by Danielle Douglas-Gabriel

09.10.21   When Congress reached a compromise on the infrastructure bill this summer, historically Black college and university advocates were struck by the absence of President Biden's proposals to support the schools. Gone was any mention of money for research incubators, laboratory upgrades or repairing aging facilities produced by decades of state and federal underfunding. But the White House assured Black colleges that the ambitious agenda Biden set for their schools would be part of a larger legisla… Continue Reading


Data shows only 20 percent of applicants for a student loan forgiveness program will receive relief by 2026

by Danielle Douglas-Gabriel

09.09.21   Low approval rates have plagued a popular student loan forgiveness program for public servants, and data from the company overseeing the federal initiative shows not much will change in the coming years. There are about 1.3 million people pursuing Public Service Loan Forgiveness, a program that cancels federal student debt after 10 years of on-time payments for people who take public-sector jobs. But just 1 in 5 of those borrowers are on track to secure relief by 2026, according to an analysis … Continue Reading


Calls grow for FDA to speed authorization of kid Covid-19 vaccines

by Lauren Gardner

09.07.21   Pressure is mounting on the Food and Drug Administration to authorize Covid-19 vaccines for children under 12 - even though the data needed to support the move is still being collected. Politicians have joined anxious parents and some public health groups in calling on federal regulators to accelerate their process for authorizing shots for the youngest Americans. They point to a record number of infections among this age group in recent weeks as schools have reopened. These adults want FDA to … Continue Reading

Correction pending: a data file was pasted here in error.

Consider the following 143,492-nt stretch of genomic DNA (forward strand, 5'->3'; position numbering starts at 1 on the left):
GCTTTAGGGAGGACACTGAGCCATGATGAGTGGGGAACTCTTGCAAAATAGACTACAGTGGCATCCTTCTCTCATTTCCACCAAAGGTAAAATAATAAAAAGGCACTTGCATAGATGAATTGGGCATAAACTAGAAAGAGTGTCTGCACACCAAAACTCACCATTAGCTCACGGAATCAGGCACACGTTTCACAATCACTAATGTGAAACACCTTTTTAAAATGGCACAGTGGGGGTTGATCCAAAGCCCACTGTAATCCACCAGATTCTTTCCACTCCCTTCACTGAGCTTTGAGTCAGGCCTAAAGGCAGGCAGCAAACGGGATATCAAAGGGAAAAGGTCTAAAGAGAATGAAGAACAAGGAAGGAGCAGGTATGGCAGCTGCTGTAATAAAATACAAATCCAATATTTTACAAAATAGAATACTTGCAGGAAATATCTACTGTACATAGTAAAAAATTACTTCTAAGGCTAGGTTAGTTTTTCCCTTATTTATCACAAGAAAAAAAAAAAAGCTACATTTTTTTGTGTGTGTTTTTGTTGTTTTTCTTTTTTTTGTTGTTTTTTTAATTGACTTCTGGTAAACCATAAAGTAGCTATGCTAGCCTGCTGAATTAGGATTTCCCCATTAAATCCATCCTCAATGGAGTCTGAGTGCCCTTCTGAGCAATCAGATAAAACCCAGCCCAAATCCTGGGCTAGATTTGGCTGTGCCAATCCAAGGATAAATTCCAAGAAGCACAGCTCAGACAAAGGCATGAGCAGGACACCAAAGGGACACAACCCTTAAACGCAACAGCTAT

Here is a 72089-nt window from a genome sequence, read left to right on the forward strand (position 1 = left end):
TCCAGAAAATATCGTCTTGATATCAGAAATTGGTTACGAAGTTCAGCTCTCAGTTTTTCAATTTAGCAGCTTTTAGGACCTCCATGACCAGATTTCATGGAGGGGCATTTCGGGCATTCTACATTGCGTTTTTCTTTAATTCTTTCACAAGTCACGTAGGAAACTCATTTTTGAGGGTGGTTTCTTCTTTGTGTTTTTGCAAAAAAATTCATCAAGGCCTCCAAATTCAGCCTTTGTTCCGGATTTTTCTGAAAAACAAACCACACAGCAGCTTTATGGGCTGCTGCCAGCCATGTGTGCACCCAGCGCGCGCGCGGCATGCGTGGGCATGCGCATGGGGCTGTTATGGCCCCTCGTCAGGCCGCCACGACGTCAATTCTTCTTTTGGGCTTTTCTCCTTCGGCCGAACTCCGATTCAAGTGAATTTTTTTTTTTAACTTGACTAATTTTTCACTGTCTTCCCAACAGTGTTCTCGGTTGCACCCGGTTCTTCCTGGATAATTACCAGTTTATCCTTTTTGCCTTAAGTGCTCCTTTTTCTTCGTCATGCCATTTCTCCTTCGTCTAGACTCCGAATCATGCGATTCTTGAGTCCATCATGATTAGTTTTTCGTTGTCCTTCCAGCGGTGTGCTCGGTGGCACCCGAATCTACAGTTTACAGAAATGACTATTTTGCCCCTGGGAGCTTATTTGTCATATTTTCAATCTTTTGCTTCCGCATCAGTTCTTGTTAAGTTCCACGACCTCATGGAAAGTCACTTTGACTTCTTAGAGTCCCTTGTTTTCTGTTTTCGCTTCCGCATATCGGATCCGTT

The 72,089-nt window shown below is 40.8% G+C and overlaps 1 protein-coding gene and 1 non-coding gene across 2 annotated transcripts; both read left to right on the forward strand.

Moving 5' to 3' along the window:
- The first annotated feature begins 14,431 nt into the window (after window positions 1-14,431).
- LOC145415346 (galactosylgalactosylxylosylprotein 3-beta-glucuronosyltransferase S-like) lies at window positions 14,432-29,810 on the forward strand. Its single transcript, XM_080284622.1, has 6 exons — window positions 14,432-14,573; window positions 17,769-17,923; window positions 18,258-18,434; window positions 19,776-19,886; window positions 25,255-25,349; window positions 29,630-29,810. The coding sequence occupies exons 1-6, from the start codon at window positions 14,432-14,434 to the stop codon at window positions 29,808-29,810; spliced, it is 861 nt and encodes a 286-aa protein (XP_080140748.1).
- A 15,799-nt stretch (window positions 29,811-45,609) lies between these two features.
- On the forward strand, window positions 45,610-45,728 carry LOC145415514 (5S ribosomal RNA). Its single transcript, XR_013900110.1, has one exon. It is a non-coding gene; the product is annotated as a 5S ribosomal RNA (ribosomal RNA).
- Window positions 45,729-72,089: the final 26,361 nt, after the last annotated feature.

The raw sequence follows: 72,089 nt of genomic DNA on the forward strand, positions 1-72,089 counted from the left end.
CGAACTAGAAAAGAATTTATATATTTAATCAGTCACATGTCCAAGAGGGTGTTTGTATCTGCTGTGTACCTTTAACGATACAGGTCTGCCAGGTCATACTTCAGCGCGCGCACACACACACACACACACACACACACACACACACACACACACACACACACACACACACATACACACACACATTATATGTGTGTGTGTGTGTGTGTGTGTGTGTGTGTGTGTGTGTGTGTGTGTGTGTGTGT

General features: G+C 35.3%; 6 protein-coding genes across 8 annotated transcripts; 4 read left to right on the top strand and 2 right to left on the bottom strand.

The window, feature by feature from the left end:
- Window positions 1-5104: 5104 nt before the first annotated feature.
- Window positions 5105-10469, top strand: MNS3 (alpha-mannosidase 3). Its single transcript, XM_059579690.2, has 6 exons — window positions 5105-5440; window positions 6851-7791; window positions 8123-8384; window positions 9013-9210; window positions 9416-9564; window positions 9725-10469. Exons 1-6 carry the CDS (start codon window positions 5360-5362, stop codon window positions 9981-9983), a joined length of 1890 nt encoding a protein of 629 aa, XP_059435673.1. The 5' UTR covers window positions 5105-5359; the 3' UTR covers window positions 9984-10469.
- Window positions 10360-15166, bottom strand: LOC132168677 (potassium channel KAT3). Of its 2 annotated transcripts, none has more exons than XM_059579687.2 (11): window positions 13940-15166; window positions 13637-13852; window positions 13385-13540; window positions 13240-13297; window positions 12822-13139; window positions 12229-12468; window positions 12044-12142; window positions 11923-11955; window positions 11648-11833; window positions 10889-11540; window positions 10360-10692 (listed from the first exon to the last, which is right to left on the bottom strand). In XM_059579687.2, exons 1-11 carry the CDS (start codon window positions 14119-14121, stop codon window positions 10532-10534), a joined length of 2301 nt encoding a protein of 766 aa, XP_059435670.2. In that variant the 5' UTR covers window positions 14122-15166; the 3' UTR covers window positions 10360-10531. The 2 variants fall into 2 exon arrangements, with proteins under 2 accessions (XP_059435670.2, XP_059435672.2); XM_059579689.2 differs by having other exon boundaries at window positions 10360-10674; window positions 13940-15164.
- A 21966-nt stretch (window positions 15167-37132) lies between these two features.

School districts across the country are dealing with severe substitute teacher shortages, despite efforts to recruit and pay them more

by Francis Agustin

09.05.21   School districts across the country have been struggling with dwindling staff numbers after teachers left the profession amid coronavirus lockdowns last year, and now, as Delta infections spike. Those factors, coupled with more full-time teachers testing positive for COVID-19, has led to an increased demand for substitute teachers, which are also now in critically short supply in many districts. Districts in Georgia, California, Florida, Idaho, and other states are struggling to fill their sub… Continue Reading